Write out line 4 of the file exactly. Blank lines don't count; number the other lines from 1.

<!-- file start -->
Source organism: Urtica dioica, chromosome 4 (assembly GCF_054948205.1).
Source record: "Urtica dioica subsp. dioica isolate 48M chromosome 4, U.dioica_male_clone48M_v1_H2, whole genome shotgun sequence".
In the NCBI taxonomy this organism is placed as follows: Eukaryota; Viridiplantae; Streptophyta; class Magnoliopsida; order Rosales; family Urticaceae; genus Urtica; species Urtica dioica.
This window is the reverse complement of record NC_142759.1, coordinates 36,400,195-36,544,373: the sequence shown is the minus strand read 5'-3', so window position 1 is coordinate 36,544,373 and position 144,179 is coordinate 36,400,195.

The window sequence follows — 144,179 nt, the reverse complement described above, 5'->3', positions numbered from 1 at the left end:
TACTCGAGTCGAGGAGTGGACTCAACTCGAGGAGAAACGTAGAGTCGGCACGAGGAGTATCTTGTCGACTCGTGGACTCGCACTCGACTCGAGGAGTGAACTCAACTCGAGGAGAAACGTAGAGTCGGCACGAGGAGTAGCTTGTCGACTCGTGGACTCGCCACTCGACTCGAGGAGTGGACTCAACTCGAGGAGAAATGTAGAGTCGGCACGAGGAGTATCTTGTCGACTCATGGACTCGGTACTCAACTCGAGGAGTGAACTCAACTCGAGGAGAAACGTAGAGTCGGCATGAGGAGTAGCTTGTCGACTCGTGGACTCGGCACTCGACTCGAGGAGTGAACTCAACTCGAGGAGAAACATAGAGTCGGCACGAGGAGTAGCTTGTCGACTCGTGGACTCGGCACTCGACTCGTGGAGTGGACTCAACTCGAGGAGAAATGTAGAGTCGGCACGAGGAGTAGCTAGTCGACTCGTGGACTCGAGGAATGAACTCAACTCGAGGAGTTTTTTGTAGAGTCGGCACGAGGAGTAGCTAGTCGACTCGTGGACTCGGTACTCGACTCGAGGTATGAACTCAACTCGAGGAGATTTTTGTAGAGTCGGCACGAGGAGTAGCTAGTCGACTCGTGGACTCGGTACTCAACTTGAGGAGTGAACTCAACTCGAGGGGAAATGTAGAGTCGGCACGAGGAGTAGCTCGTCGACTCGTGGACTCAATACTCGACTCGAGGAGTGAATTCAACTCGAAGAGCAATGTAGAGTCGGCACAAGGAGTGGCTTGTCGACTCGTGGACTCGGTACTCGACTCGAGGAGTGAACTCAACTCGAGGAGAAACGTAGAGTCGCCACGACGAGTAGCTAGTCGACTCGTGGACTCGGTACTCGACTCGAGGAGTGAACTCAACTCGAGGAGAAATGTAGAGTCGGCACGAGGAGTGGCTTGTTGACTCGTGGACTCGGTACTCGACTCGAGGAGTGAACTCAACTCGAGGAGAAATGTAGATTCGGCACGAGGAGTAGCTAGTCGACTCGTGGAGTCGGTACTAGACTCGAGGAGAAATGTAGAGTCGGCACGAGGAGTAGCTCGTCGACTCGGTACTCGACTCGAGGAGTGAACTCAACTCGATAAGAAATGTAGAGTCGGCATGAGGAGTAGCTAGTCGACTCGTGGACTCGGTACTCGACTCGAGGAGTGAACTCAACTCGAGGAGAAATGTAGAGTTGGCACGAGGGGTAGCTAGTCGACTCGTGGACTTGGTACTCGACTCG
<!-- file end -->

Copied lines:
This window is the reverse complement of record NC_142759.1, coordinates 36,400,195-36,544,373: the sequence shown is the minus strand read 5'-3', so window position 1 is coordinate 36,544,373 and position 144,179 is coordinate 36,400,195.